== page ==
Friday, June 29, 2012

Dam The Water

In 1908, the State of Wisconsin published a book titled, The Water Power of Wisconsin.  The book was written by Leonard S. Smith, a civil engineer and was published as part of the Wisconsin Geological and Natural History Survey that was being conducted at the time.  The state-funded survey was used to assess where Wisconsin was at the time in regards to water power availability and use, which was an offshoot of the geology and natural history study.  The book was divided up into various chapters based on the different geographic regions of the state.  In the chapter covering southwest Wisconsin or the Driftless Area, a listing of the dams and their water power capacity on the Kickapoo River were charted.  The dam at La Farge was listed as the largest capacity power producer on the Kickapoo.  Harnessing the power of the waters of the Kickapoo River near La Farge had been a constant goal as settlement began in the northern part of the Valley.
            When white settlement first came to the northern Kickapoo Valley in the late 1840’s, the availability of the rushing waters of the river was a prime inducement for the development of dam sites for creation of water power.  Isaac Lawton built the first dam in the area of what would eventually become La Farge in 1848.  Lawton was a lumberman from the state of New York and came west to the brand new state of Wisconsin located between Lake Michigan and the Mississippi River.  Lawton used the Great Lakes to get to Wisconsin and he and his large family settled in the Genesee area in Waukesha County.  He worked in and co-owned a lumber operation there for a few years before moving to the western part of the state and the Kickapoo Valley.
            Isaac Lawton found some desirable land along the Kickapoo River in what today is section 31 of the Town of Stark.  He was looking for a site to dam up the river and operate a sawmill.  After hiking down to Mineral Point to make his claim and pay his fee to the government for the land, Isaac and some of his oldest sons cleared his newly acquired land and built a cabin.  When that was done, he brought his wife and the rest of the children west from Genesee to live in their new home.  Lawton constructed a brush and log dam on the river where it turned west, installed an “up and down” saw and started milling out lumber.  He and his sons were some of the first in the Valley to raft the lumber down the Kickapoo and out to Midwestern markets.  It was said that a selling price of $7 for the raft of lumber made for a profitable venture in those early days of lumbering on the Kickapoo.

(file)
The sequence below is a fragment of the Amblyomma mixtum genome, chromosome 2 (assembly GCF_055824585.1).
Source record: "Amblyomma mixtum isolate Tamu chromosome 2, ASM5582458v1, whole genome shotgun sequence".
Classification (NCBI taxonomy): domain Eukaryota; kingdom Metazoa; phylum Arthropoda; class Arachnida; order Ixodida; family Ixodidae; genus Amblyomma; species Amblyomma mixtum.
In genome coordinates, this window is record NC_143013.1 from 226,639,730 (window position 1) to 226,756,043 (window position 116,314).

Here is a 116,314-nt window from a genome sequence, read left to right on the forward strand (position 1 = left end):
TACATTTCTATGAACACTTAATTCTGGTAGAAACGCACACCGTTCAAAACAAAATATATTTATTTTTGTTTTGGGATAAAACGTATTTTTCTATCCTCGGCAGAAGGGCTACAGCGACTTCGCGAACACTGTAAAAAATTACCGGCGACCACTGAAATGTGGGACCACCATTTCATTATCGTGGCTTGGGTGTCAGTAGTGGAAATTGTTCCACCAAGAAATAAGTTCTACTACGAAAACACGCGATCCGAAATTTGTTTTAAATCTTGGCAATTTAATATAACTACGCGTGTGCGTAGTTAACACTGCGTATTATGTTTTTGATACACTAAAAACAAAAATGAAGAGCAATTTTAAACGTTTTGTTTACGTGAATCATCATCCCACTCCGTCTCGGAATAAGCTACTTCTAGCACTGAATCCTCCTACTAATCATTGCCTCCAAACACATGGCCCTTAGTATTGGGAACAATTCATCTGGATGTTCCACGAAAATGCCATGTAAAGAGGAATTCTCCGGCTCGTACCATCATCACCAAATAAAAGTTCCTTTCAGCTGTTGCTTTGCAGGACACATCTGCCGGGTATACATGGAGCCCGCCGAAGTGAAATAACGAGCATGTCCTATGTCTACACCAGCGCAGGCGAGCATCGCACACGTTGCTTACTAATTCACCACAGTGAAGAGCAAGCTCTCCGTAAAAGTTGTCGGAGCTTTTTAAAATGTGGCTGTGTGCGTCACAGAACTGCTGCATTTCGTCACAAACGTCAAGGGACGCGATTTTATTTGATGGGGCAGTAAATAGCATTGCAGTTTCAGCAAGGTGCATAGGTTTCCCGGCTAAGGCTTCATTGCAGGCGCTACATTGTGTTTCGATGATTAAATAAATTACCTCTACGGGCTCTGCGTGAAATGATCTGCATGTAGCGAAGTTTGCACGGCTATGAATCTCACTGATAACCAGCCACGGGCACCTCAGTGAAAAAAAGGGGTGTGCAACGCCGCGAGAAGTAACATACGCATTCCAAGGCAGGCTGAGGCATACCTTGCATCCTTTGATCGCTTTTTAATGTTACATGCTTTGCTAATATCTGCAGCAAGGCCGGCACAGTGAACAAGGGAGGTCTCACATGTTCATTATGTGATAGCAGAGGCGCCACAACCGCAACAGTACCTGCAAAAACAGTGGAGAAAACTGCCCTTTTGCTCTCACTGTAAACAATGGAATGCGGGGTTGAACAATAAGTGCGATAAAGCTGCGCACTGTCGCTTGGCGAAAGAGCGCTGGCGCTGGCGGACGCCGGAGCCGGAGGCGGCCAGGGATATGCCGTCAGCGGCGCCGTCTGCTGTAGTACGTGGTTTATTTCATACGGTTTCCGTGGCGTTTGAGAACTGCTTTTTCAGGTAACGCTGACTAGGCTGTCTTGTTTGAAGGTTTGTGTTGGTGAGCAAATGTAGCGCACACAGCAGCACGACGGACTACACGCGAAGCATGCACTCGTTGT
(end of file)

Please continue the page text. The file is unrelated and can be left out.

Isaac Lawton would eventually turn the lumber rafting over to his sons and son-in-laws, as they would operate sawmills in many different locations on the Kickapoo River and its tributaries over the years.  (Indeed, we could call Isaac Lawton the “Father of Lumbering in the Kickapoo”, but that is another story to tell at another time.)  After a few years, the dam located on the Isaac Lawton place was removed.  The next dam built in the immediate La Farge area was a product of the efforts of Thomas DeJean.
            Thomas DeJean, who could be dubbed “The Father of La Farge”, came to the Kickapoo Valley in 1853 and claimed land along the river just to the north of Isaac Lawton.  By 1855, DeJean and his adopted son, Anson, were clearing their land along the Kickapoo River.  At the mouth of Bear Creek, the DeJeans established a brush and log dam for a sawmill operation on the creek in 1857.  The location of the DeJean dam was unfortunate as it was nearly impossible to float the logs on the river to the mill for sawing.  Eventually, Thomas and Anson DeJean built a gristmill upstream on Bear Creek to better utilize the waters from their dam and that gristmill business was a success for many years.  Anson DeJean stayed active in the lumbering business and he owned vast tracts of land in the area for the harvesting of trees for lumber.  He and his crews would use another dam and sawmill built upstream a couple of miles from the DeJean dam, for it would be Dempster Seely who would build the dam that would eventually become the largest in the Valley.
            In 1863, Dempster Seely, another transplanted New Yorker, purchased land from John Anderson that contained a section of the Kickapoo River with a strong flow as it dropped to the west and then south.  Anderson, originally a Scotsman from Glasgow, had come to the Kickapoo Valley in the 1840’s and worked on the first lumber crews, felling trees and rafting the lumber down the river.  He eventually grew too old for that vigorous work and retired to his farm overlooking the river, where he established an apiary and made sweet honey for sale.